Consolidating the nation's three bank regulatory agencies into a single super-agency would be disruptive and would do little, if anything, to improve the overall quality of regulation, representatives of those agencies testified yesterday.
Sen. William Proxmire (D-Wis.), chairman of the Senate Banking Committee, argued that the three agencies overlap and, in order to keep banks within their own regulatory spheres, have engaged in a "competition in laxity," becoming more and more permissive.
Proxmire has introduced a bill that would merge the regulatory functions of the Federal Reserve Board, the Federal Deposit Insurance Corp. and the Comptroller of the Currency into a single bank supervisory agency.
He argued that a single agency would lead to uniform standards and quicker action by agencies charged with supervising banks and forcing reforms.
He said the recent spate of revelations about Budget Director Bert Lance's dealings while he headed two Georgia banks "underscore the need for uniform action."
George A. LeMaistre, chairman of the Federal Deposit Insurance Corp., and John G. Heimann, Comptroller of the Currency, said that where a bank is controlled by a holding company, the same regulatory agency should be responsible for examining both the bank and the holding company.
LeMaistre noted that the Hamilton National Bank of Chattanooga was a sound bank, but that the mortgage affiliate of the holding company which controlled both was in difficulty.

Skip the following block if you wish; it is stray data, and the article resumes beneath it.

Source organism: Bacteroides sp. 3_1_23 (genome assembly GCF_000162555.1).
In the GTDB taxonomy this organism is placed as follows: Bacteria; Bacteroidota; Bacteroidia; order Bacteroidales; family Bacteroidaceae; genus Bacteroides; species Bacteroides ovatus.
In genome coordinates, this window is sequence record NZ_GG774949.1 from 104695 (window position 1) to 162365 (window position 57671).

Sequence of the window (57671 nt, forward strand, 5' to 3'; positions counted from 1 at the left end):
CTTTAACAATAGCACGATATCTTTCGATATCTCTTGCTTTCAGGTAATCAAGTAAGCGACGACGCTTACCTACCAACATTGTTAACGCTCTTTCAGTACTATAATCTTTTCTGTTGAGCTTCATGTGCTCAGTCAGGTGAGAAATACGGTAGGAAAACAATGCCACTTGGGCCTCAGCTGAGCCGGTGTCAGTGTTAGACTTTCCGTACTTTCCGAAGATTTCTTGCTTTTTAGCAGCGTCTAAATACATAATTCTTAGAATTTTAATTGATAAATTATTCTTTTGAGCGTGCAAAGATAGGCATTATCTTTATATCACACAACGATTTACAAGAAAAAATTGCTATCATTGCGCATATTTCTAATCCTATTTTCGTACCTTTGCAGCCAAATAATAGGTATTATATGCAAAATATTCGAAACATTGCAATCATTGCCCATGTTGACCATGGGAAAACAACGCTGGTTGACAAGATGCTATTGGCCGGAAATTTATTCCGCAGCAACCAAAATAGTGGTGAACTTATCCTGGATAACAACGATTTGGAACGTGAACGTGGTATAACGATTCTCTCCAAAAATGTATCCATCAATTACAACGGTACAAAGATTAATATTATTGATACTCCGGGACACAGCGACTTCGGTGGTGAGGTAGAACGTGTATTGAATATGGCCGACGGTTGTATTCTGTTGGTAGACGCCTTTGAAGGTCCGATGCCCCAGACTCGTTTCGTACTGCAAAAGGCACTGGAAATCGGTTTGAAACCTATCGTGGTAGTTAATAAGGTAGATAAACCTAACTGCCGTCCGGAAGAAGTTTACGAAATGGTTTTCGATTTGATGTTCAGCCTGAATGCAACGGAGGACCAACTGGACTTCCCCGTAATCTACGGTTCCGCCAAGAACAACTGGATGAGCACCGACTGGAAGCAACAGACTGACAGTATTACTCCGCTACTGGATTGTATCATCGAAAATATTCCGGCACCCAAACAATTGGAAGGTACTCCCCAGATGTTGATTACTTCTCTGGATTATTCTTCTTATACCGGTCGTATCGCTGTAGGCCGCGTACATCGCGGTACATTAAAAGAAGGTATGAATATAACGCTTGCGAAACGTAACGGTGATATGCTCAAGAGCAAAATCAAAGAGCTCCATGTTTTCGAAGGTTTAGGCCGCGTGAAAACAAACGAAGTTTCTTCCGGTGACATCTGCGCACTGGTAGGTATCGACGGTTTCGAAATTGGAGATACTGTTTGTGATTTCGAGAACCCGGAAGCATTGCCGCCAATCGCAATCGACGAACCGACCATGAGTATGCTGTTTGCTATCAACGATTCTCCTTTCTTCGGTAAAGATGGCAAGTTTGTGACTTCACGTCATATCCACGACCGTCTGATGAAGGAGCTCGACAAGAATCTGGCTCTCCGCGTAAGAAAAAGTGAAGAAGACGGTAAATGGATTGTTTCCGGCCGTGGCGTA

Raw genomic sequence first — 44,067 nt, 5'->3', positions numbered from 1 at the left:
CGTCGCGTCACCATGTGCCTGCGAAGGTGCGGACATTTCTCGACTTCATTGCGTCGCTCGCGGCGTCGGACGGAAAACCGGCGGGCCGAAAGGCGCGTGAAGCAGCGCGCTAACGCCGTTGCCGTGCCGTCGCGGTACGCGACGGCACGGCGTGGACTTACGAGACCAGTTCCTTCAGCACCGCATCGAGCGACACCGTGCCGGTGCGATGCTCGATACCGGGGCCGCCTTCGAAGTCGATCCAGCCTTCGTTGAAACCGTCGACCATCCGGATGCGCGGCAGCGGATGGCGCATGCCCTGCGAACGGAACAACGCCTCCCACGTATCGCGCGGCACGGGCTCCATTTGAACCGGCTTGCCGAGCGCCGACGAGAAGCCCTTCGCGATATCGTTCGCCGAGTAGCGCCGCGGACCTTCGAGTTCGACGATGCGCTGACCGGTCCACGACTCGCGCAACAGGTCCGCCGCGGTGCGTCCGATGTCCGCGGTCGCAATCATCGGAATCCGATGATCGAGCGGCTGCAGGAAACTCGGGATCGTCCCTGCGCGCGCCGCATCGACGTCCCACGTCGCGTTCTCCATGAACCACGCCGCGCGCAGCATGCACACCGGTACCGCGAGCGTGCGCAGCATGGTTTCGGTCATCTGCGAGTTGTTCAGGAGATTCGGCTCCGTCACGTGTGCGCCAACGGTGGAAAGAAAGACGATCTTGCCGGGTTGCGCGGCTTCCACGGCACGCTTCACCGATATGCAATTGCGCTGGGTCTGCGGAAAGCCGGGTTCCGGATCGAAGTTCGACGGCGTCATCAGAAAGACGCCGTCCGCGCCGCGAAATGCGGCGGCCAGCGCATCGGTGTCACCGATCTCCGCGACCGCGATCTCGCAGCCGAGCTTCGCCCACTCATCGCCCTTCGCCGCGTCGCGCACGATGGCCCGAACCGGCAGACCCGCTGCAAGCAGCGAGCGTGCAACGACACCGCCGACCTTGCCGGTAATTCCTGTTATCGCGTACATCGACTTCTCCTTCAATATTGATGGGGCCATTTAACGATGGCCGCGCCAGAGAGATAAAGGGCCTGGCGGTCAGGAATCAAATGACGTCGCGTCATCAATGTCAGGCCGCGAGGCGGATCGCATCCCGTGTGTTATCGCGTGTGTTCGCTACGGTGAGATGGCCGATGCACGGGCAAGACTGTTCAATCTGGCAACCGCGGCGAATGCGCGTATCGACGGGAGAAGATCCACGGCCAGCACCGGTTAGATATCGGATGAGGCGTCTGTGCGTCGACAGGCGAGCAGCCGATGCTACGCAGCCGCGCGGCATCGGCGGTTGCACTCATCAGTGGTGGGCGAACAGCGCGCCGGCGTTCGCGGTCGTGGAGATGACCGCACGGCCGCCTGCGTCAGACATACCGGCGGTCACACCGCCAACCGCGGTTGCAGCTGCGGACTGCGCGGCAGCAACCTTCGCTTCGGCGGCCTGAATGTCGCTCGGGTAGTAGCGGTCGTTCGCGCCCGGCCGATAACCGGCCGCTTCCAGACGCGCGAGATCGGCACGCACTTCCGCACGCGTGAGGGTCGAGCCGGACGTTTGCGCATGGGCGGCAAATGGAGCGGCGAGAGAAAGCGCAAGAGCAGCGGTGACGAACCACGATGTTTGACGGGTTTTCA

"But for the $80 million in mortgages initiated by its Atlanta-based mortgage company affiliate, and then dumped on the bank when things went bad, the Hamilton Bank would probably be in existence today." But LeMaistre said, bank examiners were unaware of the problem that the mortgage affiliate had.
The Federal Reserve Board, under law,is entrusted with determining which activities are "closely related to banking" and may be engaged in by bank holding companies, and also regulates the bank holding companies.
But the bank (or banks) controlled by the company may be regulated by the Comptroller of the Currency, if it is a national bank, the Federal Reserve, if it is a member bank that is not a national bank, or the FDIC, if it is an insured bank that is not a member of the Fed system.
Robert Carswell, deputy secretary of the Treasury, acknowledged that the present system of three bank regulatory agencies is "cumbersome in design." He said "if you were starting it today, you wouldn't do it this way."
But, he said, the "question is where tearing it apart" will do any good.
Heimann, LeMaistre, and Federal Reserve Board governor J. Charles Partee all denied there was any competition in laxity among the three agencies.
Partee also said that stripping the Fed of its supervisory powers would make its other main function - setting monetary policy - much more difficult.
All three agency heads, as well as the Treasury's Carswell, said that there would be little gain in efficiency from combining the three agencies, that the agency would be more easily the target of industry lobbying efforts and that it would be less innovative.
The agency heads noted that since March the regulatory agencies have met monthly and have coordinated supervision standards in a number of important examination techniques.
Proxmire said he was disappointed with the testimony, that it was "self-serving."